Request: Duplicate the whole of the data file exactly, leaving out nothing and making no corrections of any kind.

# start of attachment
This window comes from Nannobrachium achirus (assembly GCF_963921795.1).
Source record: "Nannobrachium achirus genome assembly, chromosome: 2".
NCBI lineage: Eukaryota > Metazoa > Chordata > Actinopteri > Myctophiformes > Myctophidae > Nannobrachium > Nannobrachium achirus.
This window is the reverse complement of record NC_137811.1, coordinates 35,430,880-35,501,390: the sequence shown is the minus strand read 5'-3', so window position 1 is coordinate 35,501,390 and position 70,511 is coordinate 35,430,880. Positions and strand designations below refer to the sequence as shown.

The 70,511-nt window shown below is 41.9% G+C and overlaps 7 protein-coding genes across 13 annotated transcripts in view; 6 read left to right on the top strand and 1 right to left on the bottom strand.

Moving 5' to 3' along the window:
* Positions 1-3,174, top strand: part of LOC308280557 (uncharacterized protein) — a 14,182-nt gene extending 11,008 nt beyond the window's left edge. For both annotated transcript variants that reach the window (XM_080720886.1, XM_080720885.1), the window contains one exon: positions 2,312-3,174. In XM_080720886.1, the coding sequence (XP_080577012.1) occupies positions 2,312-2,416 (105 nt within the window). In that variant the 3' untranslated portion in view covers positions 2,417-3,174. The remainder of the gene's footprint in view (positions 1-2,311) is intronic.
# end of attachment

This window comes from Nannobrachium achirus (assembly GCF_963921795.1).
Source record: "Nannobrachium achirus genome assembly, chromosome: 2".
NCBI lineage: Eukaryota > Metazoa > Chordata > Actinopteri > Myctophiformes > Myctophidae > Nannobrachium > Nannobrachium achirus.
This window is the reverse complement of record NC_137811.1, coordinates 35,430,880-35,501,390: the sequence shown is the minus strand read 5'-3', so window position 1 is coordinate 35,501,390 and position 70,511 is coordinate 35,430,880. Positions and strand designations below refer to the sequence as shown.

The 70,511-nt window shown below is 41.9% G+C and overlaps 7 protein-coding genes across 13 annotated transcripts in view; 6 read left to right on the top strand and 1 right to left on the bottom strand.

Moving 5' to 3' along the window:
* Positions 1-3,174, top strand: part of LOC308280557 (uncharacterized protein) — a 14,182-nt gene extending 11,008 nt beyond the window's left edge. For both annotated transcript variants that reach the window (XM_080720886.1, XM_080720885.1), the window contains one exon: positions 2,312-3,174. In XM_080720886.1, the coding sequence (XP_080577012.1) occupies positions 2,312-2,416 (105 nt within the window). In that variant the 3' untranslated portion in view covers positions 2,417-3,174. The remainder of the gene's footprint in view (positions 1-2,311) is intronic.